Nearly all board computers of commercial electric cars give nice values when displaying the power consumption - sometimes up to a quarter less!
It could become a scandal that could permanently damage the reputation of electronically powered cars. Electricity consumption often plays a very important role when considering the purchase of an electric car. However, this is precisely where the manufacturers generously embellish and apparently deliberately deceive, as studies by the automobile club ADAC now confirm. Board computers of electric cars, for example, only show the consumption for the drive, but the losses during the charging process are not taken into account. Depending on the make, the deviations range from 10 to a whopping 25 percent: figures that make customers who think they are on the safe and "green" side when buying such a vehicle feel insecure and angry. Such reactions on the part of buyers are not surprising, given that the electric car is the much-vaunted saviour that makes an active contribution to climate protection. The "attempt to whitewash the car, commonly known as simple (deliberate) fraud," which has now been uncovered by the ADAC, could be the next low blow for the staggering car industry after scandals like Dieselgate. Incidentally, the front-runner in the misrepresentation of consumption is the pioneer of e-vehicles, the US company Tesla (24.9%), followed by Seat (20.8%), Renault (19%) and Nissan (17.6%). But companies such as Mercedes, VW, BMW and Jaguar are also to be found in this illustrious list, which reads like the who's who of the car industry.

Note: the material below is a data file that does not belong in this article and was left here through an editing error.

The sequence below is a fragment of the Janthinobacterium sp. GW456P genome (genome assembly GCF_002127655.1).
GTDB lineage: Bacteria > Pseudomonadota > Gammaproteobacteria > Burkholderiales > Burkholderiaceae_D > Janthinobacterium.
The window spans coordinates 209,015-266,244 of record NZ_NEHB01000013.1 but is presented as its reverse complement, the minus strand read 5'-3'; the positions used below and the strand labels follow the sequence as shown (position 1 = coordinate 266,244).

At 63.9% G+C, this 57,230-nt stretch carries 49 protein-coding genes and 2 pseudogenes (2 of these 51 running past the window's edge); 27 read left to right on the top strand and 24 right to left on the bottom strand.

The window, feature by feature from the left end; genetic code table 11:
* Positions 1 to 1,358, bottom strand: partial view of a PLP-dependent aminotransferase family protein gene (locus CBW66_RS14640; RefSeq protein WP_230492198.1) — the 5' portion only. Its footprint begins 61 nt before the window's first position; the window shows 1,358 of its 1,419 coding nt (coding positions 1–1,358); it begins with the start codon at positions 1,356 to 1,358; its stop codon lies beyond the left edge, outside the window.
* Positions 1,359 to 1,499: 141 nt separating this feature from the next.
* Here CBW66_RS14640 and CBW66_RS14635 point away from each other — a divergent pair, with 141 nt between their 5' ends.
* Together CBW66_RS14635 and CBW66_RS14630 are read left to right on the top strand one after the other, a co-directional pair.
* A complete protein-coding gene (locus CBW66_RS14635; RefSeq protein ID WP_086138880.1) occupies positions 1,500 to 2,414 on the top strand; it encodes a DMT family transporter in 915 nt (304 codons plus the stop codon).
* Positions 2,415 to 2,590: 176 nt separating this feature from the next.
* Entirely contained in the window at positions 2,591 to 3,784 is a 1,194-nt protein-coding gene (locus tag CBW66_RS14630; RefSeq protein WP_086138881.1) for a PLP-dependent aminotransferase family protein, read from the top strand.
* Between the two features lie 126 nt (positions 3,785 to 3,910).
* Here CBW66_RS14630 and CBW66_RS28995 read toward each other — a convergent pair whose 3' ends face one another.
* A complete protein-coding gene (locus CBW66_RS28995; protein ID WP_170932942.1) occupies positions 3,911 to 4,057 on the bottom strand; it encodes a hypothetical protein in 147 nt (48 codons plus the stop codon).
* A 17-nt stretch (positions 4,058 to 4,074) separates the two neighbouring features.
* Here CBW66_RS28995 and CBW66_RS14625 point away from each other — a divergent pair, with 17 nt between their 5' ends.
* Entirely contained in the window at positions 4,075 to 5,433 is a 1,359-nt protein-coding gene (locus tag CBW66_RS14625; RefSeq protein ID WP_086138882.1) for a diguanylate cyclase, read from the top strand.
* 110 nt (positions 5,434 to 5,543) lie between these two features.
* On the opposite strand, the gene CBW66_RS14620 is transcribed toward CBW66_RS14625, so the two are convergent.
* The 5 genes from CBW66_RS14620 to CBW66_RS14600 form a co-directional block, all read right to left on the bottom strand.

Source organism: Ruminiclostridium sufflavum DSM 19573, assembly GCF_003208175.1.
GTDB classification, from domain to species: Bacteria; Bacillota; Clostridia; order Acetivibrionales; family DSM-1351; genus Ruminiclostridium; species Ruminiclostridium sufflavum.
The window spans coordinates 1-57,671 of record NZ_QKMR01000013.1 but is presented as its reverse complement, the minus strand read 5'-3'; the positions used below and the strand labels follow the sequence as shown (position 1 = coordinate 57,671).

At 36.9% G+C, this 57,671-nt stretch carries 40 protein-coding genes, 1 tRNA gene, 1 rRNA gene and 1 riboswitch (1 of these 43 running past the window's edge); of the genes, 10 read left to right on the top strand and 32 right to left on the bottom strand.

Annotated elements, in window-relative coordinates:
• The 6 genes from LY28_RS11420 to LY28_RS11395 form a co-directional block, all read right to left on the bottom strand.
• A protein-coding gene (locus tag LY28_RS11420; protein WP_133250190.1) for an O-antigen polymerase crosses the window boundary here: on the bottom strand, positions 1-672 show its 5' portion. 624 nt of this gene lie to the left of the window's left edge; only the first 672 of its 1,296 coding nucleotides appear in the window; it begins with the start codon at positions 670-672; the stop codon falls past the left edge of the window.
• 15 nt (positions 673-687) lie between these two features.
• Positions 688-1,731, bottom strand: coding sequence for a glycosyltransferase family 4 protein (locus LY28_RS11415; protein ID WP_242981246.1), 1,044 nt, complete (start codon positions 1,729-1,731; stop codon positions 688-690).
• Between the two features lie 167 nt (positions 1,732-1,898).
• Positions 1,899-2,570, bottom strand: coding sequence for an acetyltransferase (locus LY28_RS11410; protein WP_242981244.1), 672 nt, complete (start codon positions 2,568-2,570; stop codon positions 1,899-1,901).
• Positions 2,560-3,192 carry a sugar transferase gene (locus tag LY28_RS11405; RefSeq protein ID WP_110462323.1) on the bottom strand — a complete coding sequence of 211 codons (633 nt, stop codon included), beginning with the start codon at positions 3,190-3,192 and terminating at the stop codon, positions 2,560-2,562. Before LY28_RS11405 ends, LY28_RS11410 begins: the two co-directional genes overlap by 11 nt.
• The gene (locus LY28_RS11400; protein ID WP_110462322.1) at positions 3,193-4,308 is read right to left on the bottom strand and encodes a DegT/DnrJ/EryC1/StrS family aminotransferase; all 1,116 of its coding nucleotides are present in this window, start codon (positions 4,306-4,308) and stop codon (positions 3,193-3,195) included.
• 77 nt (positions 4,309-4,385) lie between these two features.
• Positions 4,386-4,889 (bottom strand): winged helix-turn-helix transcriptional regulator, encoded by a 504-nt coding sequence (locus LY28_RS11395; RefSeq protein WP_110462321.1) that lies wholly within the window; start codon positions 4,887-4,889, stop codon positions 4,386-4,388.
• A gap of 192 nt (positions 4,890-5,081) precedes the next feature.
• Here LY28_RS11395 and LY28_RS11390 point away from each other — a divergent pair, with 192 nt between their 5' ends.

In order to provide potential car buyers with a fair and complete overview of the respective power consumption and, last but not least, to restore confidence in the entire industry, the ADAC is now calling for the transparent listing not only of consumption values but also of the percentage values in the event of loss of charge, for example. Besides efficient drives, low-loss charging systems are also in demand in the electrical sector.